Hardline Brexiteers in the Tory party are confident that Rishi Sunak won’t agree to post-Brexit deal with the EU until it wins support from the Democratic Unionist Party (DUP).
The prime minister is under pressure from the unionist party and European Research Group (ERG) not to rush into any agreement on the Northern Ireland Protocol and push for further concessions from Brussels.
A deal is not now expected this week, with one ERG source telling The Independent they were optimistic that Mr Sunak would now wait until the DUP was won over before signing off on a deal.
Following discussion between ERG and No 10 officials, the senior Tory MP said the PM appeared to understand he cannot agree a deal without DUP backing. “He would be mad to do it, and I think he understands that.”
Another senior Tory in the ERG said they were in “no doubt” that Mr Sunak understood just how difficult it would be to agree a deal if the DUP refused to resume power-sharing at Stormont.
Tory hardliners are also “extremely encouraged” by the shift in tone from Mr Sunak at PMQs on Wednesday. The PM said he wanted to address the issue of EU rules holding sway in the province and ensure “sovereignty for Northern Ireland”.
However, Tory moderates are sceptical of the idea that the DUP can ever be won over to any compromise – urging the prime minister to get an agreement with Brussels over the line as soon as possible.
Senior Tory MP Stephen Hammond told The Independent: “You have to ask, what would the DUP be happy with? If they don’t go back into the Assembly it’s problematic, but they have to recognise the need for some compromise because clearly the EU will not give them everything they want.”
Another senior Tory, a Sunak backer, told The Independent: “The DUP can’t be allowed to hold a veto over the UK government. No 10 is taking a bit more time to get them on side. But if they can’t [get them on side], they will have to agree the deal with the EU.”
The added: “Most fed MPs are fed up with it and just want this over. They would support a reasonably good deal, and they are well aware of the compromised needed.”
Simon Hoare, Tory chair of the Northern Ireland affairs select committee, has also previously told The Independent it was not necessary to get DUP support. “Let’s not mess around – let’s just get the bloody thing sorted and done.”
It now looks unlikely a final deal will be struck with Brussels this week, after No 10 said Mr Sunak would hold further talks with European Commission president Ursula von der Leyen “in the coming days”.
Mr Sunak appeared to confirm that MPs will be given a vote on any deal that emerges. Challenged by Labour leader Sir Keir Starmer at PMQs to reveal whether one would be held, the PM said: “Of course, parliament will express its view.”
Sir Keir again offered to give Labour’s support to get a Brexit deal through parliament, saying Mr Sunak was still trying to “pluck up the courage to take on the malcontents”.
The Labour leader said: “He should accept our offer, ignore the howls of indignation from those on his side, who will never take ‘yes’ for an answer. Why doesn’t he just get on with it?”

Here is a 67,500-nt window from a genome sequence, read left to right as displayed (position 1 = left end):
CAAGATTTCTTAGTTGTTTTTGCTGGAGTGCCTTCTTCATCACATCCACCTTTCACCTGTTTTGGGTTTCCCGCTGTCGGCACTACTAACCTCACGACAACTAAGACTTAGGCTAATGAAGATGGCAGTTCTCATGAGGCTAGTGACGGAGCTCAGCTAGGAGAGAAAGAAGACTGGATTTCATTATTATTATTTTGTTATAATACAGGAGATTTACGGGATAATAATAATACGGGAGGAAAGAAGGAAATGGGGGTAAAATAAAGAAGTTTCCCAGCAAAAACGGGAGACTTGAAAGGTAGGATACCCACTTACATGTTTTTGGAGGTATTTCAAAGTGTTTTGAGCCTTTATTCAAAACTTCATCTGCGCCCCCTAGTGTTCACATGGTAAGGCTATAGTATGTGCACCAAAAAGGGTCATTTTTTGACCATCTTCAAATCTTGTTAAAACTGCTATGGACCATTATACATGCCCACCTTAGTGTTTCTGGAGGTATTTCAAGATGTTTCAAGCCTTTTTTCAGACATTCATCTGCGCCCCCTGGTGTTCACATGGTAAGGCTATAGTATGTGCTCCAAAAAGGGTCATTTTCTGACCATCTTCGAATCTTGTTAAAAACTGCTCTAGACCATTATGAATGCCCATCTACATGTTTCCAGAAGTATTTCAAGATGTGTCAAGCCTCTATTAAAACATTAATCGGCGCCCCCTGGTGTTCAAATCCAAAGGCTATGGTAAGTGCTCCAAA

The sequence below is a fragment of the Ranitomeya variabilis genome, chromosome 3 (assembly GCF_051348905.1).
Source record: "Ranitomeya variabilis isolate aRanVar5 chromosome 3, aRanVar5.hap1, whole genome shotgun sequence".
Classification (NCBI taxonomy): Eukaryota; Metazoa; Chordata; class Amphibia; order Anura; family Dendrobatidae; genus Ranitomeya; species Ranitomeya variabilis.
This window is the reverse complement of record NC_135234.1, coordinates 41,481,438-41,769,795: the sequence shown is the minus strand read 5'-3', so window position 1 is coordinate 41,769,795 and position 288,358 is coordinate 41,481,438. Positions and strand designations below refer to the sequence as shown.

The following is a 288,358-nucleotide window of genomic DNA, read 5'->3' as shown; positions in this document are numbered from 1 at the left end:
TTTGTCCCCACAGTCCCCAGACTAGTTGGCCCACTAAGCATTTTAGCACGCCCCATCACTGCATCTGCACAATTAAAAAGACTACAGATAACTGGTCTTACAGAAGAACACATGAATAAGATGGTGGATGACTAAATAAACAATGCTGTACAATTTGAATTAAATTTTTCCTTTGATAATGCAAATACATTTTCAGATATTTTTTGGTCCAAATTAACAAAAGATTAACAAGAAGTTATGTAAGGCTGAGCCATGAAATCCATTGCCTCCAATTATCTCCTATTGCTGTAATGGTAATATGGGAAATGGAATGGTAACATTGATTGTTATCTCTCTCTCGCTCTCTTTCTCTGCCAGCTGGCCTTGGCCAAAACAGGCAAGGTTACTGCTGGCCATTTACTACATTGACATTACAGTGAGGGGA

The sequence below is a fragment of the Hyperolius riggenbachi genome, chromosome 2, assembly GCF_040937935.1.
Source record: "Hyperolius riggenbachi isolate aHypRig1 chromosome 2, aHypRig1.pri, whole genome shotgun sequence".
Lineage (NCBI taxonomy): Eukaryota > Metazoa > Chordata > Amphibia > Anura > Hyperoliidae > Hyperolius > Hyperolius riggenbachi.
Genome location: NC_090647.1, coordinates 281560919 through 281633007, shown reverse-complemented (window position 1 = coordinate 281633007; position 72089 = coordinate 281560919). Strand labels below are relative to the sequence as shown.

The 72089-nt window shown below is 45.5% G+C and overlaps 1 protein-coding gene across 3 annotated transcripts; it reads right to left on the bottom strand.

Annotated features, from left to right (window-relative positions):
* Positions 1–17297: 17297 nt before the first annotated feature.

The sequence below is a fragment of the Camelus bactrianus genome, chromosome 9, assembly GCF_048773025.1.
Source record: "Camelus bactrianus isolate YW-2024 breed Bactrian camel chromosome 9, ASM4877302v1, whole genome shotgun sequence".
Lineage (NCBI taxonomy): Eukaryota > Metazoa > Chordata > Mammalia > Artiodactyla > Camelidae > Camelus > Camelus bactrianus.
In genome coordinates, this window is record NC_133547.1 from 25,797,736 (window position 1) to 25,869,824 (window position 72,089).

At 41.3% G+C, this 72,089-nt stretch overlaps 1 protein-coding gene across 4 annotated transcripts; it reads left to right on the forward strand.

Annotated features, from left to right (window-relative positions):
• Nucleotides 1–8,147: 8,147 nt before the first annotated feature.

DUP leader Jeffrey Donaldson challenged Mr Sunak to rewrite the text of existing Brexit treaty and address the role of the European Court of Justice (ECJ) in protocol disputes in the Commons.
Mr Sunak said he had heard the DUP’s concerns “loud and clear”. He told Sir Jeffrey that the “democratic deficit” – being subjected to EU rules over which local politicians have no say on – was at the “very heart” of talks with Brussels.
Sir Jeffrey said he also encouraged by Mr Sunak’s emphasis on sovereignty and EU rules. “I welcome what the prime minister had to say … that we are not just talking about tinkering around the edges of the protocol.”
Foreign secretary James Cleverly told meeting of Tory MPs on the 1922 committee on Thursday night that a deal was “around the corner” – but the UK was still pushing hard in negotiations.
“He didn’t give much away. He emphasised his Brexiteer credentials and said they were working hard to speak to all parties, including the DUP,” one MP at the meeting told The Independent.
Meanwhile, home secretary Suella Braverman played down suggestions she could resign over the protocol deal, amid concerns among some that Mr Sunak is conceding too much ground to the EU in talks.
In an interview with GB News, Ms Braverman said: “I don’t think we need to be talking about resignation. I’ve taken a very forthright position in the past because I’ve found the terms of previous agreements intolerable.”
The home secretary earlier this week said the government’s protocol bill – the legislation currently on ice in the Lords that would hand minister to the power to ditch the agreement unilaterally – remains an important “tool”.
Despite playing down the idea of quitting on Wednesday, she warned: “I don’t support selling out on Northern Ireland and allowing the EU a foothold in the United Kingdom.”
DUP MP colleague Sammy Wilson urged Mr Sunak to push on with the protocol bill and not to rush into any agreement with the EU. “Not to proceed with the protocol bill would be wrong, because there must be a fallback position if these negotiations don’t succeed.”
It comes as Boris Johnson is said to be weighing up whether to publicly oppose any post-Brexit deal struck by Mr Sunak in the days ahead.
The former PM will “100 per cent” condemn any agreement reached in the coming days if he feels it means closer alignment with the EU, allies told The Times.